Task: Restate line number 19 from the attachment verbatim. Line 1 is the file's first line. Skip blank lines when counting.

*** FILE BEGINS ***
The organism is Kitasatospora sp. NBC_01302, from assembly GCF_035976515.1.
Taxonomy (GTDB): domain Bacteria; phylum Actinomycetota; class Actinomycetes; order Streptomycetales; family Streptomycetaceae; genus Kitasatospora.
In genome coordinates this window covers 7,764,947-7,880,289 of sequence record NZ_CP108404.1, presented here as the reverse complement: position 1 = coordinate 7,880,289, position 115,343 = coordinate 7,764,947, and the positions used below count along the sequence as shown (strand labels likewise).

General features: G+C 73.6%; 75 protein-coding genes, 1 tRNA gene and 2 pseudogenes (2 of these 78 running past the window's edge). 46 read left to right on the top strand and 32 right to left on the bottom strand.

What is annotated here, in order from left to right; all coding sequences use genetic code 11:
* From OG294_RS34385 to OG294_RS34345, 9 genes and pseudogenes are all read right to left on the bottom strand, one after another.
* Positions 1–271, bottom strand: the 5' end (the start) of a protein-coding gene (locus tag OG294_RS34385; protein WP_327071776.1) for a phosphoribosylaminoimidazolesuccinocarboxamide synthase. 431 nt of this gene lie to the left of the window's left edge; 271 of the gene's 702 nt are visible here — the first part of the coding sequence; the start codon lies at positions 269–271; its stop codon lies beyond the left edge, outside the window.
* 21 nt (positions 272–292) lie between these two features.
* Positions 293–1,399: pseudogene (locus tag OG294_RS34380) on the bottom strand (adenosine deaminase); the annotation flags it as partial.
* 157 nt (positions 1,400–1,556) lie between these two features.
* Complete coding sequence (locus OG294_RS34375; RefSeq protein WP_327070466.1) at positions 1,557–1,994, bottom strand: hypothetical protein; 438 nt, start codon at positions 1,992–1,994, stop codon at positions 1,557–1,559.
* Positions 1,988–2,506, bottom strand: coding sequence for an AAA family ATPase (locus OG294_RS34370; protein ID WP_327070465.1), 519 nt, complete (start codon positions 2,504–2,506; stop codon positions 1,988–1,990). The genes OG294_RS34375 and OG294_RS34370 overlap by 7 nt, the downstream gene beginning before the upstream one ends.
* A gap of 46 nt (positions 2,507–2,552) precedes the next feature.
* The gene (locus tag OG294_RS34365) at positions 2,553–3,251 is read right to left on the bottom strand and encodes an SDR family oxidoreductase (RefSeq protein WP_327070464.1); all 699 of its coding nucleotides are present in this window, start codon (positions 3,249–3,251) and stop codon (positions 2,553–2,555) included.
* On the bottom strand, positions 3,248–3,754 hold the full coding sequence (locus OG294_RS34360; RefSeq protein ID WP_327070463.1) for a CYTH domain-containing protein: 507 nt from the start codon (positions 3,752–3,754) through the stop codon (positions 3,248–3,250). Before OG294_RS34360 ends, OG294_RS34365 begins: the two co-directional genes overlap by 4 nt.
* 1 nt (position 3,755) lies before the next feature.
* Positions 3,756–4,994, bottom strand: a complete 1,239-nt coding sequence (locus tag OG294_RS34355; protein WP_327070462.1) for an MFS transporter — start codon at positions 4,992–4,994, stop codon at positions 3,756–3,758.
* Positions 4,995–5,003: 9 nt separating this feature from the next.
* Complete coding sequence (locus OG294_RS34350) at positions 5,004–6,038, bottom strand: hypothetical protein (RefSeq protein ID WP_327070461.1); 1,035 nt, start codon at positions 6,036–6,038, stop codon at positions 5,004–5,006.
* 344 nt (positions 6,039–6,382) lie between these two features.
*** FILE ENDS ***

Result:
* Complete coding sequence (locus OG294_RS34350) at positions 5,004–6,038, bottom strand: hypothetical protein (RefSeq protein ID WP_327070461.1); 1,035 nt, start codon at positions 6,036–6,038, stop codon at positions 5,004–5,006.